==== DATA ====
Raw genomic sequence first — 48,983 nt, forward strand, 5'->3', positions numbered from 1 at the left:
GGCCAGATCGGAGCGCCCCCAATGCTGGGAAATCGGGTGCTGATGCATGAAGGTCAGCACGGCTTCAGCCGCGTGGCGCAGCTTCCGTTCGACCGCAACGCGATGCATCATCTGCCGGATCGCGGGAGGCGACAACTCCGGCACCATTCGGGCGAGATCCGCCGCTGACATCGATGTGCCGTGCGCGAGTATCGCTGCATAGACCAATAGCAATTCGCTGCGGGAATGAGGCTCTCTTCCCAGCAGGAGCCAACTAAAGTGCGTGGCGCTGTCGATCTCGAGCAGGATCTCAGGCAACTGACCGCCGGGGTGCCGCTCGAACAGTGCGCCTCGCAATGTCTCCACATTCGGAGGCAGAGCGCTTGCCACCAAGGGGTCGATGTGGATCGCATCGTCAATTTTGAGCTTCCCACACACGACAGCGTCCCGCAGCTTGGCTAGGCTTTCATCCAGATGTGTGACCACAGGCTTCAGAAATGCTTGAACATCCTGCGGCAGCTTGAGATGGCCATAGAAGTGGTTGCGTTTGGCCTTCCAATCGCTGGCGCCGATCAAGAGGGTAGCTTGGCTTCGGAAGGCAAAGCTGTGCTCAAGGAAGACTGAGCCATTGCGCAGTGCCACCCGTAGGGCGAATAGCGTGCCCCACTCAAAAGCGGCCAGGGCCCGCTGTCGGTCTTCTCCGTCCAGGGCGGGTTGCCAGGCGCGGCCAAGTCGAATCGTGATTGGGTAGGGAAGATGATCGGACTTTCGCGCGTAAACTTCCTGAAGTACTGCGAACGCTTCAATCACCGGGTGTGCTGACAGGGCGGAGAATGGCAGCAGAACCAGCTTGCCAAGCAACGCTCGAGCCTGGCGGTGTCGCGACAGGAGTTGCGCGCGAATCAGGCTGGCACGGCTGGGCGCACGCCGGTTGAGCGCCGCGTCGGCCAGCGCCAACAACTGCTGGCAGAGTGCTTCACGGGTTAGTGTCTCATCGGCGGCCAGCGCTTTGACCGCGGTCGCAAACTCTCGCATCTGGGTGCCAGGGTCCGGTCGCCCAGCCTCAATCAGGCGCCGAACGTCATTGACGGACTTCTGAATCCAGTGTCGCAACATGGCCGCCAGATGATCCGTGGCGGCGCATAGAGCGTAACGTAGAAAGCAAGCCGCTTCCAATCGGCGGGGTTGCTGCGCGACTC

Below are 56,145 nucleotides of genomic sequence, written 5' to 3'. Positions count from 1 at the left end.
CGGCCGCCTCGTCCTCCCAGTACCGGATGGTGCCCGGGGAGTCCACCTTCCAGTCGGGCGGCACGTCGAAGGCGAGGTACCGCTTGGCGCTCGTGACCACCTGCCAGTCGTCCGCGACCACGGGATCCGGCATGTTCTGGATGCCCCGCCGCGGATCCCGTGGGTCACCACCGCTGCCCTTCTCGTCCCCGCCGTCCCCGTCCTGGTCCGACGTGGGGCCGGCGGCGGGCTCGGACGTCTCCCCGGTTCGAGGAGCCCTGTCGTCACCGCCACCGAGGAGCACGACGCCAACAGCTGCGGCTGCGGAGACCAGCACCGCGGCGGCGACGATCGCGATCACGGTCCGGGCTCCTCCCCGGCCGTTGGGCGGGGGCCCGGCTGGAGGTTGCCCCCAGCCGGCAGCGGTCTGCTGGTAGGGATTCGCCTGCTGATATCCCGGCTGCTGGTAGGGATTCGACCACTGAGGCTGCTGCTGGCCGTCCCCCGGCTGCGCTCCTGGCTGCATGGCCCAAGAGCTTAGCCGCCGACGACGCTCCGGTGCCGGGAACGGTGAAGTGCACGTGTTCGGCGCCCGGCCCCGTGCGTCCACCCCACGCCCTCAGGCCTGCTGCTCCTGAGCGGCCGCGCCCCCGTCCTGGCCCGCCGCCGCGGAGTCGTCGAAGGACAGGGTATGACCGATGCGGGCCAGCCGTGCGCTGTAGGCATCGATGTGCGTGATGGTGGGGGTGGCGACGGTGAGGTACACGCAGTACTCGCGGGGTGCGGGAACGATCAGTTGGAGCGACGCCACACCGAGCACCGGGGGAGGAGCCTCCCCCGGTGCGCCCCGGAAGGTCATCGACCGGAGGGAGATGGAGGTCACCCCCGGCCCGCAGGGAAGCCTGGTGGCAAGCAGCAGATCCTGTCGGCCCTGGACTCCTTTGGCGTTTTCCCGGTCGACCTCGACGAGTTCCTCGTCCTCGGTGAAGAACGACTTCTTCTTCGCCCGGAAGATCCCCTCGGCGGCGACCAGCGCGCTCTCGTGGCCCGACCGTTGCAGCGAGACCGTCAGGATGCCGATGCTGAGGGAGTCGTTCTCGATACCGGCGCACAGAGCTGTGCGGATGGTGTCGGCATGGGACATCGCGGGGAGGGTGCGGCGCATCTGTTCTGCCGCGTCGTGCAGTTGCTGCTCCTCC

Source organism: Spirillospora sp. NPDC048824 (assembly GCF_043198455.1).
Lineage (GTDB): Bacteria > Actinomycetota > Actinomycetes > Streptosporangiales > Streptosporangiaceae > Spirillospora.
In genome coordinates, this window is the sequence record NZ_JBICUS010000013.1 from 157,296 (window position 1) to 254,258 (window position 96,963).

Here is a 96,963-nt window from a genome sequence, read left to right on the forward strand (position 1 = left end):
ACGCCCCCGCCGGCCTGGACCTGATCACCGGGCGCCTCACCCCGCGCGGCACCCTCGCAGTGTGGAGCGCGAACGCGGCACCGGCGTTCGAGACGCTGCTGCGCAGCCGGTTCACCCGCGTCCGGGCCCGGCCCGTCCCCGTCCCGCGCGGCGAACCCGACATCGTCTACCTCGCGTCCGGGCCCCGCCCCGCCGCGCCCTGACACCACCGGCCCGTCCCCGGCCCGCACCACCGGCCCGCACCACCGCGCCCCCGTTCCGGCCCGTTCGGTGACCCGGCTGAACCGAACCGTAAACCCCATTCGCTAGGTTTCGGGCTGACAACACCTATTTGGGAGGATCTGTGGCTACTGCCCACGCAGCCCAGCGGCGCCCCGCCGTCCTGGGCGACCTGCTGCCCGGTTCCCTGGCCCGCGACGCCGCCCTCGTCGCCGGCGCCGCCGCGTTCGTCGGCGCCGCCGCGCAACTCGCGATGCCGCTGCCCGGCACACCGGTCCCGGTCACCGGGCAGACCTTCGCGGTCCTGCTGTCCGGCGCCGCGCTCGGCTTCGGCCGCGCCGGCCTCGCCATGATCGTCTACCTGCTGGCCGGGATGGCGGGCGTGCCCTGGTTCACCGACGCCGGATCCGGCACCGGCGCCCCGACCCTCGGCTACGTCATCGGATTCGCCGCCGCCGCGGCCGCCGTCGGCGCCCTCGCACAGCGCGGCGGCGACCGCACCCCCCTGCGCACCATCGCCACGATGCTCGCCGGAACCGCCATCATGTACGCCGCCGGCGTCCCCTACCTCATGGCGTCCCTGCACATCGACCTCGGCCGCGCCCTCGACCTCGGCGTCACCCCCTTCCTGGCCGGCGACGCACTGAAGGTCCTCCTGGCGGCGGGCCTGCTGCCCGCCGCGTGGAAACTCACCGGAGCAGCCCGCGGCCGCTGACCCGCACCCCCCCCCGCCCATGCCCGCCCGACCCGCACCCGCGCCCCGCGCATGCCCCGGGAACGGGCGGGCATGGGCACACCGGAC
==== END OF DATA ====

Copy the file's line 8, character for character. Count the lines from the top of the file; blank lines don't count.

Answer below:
Here is a 96,963-nt window from a genome sequence, read left to right on the forward strand (position 1 = left end):